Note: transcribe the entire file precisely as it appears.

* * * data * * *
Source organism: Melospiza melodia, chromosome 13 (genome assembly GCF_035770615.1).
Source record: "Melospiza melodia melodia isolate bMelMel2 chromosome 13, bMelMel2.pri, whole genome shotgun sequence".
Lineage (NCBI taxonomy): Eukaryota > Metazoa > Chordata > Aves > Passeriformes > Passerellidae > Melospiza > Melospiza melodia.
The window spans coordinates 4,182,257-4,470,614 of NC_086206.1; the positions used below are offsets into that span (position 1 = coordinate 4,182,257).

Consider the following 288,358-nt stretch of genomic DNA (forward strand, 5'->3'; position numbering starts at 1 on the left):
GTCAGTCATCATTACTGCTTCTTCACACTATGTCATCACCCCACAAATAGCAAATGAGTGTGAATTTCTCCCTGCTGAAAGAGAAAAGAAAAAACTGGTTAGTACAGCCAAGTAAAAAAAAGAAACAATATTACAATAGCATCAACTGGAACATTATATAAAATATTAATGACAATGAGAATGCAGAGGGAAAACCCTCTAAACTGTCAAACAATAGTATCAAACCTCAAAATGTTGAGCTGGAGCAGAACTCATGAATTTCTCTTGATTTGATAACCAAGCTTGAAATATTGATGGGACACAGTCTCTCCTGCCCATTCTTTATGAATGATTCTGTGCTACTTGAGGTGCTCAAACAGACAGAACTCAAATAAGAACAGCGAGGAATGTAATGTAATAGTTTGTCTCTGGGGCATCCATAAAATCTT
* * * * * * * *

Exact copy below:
Source organism: Melospiza melodia, chromosome 13 (genome assembly GCF_035770615.1).
Source record: "Melospiza melodia melodia isolate bMelMel2 chromosome 13, bMelMel2.pri, whole genome shotgun sequence".
Lineage (NCBI taxonomy): Eukaryota > Metazoa > Chordata > Aves > Passeriformes > Passerellidae > Melospiza > Melospiza melodia.
The window spans coordinates 4,182,257-4,470,614 of NC_086206.1; the positions used below are offsets into that span (position 1 = coordinate 4,182,257).

Consider the following 288,358-nt stretch of genomic DNA (forward strand, 5'->3'; position numbering starts at 1 on the left):
GTCAGTCATCATTACTGCTTCTTCACACTATGTCATCACCCCACAAATAGCAAATGAGTGTGAATTTCTCCCTGCTGAAAGAGAAAAGAAAAAACTGGTTAGTACAGCCAAGTAAAAAAAAGAAACAATATTACAATAGCATCAACTGGAACATTATATAAAATATTAATGACAATGAGAATGCAGAGGGAAAACCCTCTAAACTGTCAAACAATAGTATCAAACCTCAAAATGTTGAGCTGGAGCAGAACTCATGAATTTCTCTTGATTTGATAACCAAGCTTGAAATATTGATGGGACACAGTCTCTCCTGCCCATTCTTTATGAATGATTCTGTGCTACTTGAGGTGCTCAAACAGACAGAACTCAAATAAGAACAGCGAGGAATGTAATGTAATAGTTTGTCTCTGGGGCATCCATAAAATCTT